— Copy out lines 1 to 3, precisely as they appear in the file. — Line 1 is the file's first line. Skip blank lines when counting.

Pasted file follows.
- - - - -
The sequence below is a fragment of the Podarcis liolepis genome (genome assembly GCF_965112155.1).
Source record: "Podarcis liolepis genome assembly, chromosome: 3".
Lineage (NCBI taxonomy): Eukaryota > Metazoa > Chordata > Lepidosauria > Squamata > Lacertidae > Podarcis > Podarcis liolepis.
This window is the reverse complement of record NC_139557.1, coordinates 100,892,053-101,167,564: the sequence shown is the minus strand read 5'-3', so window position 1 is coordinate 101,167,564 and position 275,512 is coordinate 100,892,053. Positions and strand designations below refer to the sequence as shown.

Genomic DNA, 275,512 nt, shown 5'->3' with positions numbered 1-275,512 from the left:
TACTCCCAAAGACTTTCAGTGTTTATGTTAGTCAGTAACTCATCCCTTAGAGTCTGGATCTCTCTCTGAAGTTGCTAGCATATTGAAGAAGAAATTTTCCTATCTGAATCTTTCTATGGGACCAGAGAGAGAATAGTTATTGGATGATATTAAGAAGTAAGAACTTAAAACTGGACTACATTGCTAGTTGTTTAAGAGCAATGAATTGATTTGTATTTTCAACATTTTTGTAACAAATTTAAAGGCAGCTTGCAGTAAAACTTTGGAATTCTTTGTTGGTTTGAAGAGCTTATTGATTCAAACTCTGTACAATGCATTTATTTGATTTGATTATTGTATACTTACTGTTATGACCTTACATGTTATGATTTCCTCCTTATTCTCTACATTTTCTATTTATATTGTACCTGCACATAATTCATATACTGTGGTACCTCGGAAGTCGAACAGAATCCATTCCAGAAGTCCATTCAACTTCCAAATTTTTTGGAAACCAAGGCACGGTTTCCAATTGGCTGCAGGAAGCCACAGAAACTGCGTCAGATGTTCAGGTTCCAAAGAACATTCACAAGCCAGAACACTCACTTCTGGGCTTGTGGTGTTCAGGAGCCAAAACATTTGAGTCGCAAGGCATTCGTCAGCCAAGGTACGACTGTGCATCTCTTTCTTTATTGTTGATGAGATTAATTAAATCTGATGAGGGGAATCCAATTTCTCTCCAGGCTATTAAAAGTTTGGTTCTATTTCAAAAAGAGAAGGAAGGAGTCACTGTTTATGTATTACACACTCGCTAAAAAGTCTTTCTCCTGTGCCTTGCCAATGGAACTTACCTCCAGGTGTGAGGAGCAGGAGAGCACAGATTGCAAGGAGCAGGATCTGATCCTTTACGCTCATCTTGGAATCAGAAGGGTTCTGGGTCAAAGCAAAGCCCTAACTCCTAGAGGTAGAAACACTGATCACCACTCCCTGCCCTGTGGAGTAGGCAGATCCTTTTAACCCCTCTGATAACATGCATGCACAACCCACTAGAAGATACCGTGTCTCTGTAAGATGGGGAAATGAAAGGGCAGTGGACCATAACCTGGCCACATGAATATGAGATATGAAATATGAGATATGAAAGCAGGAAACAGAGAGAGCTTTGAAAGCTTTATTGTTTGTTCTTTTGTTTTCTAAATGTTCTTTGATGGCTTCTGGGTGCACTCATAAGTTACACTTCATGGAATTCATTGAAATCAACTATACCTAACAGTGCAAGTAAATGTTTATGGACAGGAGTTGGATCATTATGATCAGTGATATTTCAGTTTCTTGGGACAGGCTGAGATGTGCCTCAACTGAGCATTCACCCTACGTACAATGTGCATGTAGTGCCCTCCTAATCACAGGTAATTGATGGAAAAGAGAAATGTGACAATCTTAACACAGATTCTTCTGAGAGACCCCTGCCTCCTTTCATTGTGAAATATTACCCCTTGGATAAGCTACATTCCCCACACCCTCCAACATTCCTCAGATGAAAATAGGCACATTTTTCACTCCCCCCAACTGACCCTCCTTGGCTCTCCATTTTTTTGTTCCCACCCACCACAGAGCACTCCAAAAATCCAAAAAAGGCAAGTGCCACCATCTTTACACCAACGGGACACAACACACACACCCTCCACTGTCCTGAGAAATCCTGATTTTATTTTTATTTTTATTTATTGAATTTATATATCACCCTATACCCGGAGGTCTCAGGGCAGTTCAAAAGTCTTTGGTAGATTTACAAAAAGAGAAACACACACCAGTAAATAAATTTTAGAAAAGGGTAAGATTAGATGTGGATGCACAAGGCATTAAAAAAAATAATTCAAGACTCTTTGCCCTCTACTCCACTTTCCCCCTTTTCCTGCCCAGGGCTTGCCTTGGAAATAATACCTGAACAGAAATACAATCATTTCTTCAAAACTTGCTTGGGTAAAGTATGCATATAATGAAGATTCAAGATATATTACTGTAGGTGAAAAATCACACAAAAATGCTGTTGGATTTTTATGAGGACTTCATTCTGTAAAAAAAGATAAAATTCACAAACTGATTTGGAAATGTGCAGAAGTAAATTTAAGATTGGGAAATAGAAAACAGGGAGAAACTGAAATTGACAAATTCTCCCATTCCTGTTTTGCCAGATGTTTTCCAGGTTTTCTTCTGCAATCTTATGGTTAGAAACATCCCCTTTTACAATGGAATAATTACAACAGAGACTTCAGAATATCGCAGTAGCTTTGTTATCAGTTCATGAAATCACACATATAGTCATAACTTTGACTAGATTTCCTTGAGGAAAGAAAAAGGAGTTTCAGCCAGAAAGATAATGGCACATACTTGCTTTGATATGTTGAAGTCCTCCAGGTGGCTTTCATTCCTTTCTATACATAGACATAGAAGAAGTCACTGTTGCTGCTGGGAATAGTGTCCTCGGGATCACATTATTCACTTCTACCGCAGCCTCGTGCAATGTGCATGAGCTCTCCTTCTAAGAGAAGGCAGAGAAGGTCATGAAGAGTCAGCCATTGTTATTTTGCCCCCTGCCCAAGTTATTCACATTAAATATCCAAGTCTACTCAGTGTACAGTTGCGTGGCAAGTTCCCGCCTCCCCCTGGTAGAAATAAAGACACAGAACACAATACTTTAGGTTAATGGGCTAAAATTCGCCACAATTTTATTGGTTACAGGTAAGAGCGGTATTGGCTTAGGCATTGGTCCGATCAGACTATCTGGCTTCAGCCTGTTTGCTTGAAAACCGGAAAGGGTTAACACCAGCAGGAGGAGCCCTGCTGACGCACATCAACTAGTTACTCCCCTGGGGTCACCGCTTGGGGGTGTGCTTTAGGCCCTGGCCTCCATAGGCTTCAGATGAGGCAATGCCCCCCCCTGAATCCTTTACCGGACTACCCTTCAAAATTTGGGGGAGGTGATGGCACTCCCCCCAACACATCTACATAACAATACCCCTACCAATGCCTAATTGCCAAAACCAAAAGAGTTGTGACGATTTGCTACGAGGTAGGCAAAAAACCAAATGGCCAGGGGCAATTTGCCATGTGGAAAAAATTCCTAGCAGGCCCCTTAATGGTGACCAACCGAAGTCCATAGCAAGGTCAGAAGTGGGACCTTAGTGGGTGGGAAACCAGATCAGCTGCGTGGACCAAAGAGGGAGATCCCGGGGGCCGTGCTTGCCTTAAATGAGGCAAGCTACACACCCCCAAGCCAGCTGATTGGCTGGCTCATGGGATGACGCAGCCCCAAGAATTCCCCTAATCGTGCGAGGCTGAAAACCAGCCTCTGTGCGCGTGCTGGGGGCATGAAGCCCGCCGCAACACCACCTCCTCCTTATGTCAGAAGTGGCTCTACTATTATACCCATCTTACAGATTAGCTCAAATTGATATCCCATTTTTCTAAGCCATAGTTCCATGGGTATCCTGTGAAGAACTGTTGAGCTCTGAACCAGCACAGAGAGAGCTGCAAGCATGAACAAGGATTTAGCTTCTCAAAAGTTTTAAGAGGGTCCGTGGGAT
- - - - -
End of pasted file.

The sequence below is a fragment of the Podarcis liolepis genome (genome assembly GCF_965112155.1).
Source record: "Podarcis liolepis genome assembly, chromosome: 3".
Lineage (NCBI taxonomy): Eukaryota > Metazoa > Chordata > Lepidosauria > Squamata > Lacertidae > Podarcis > Podarcis liolepis.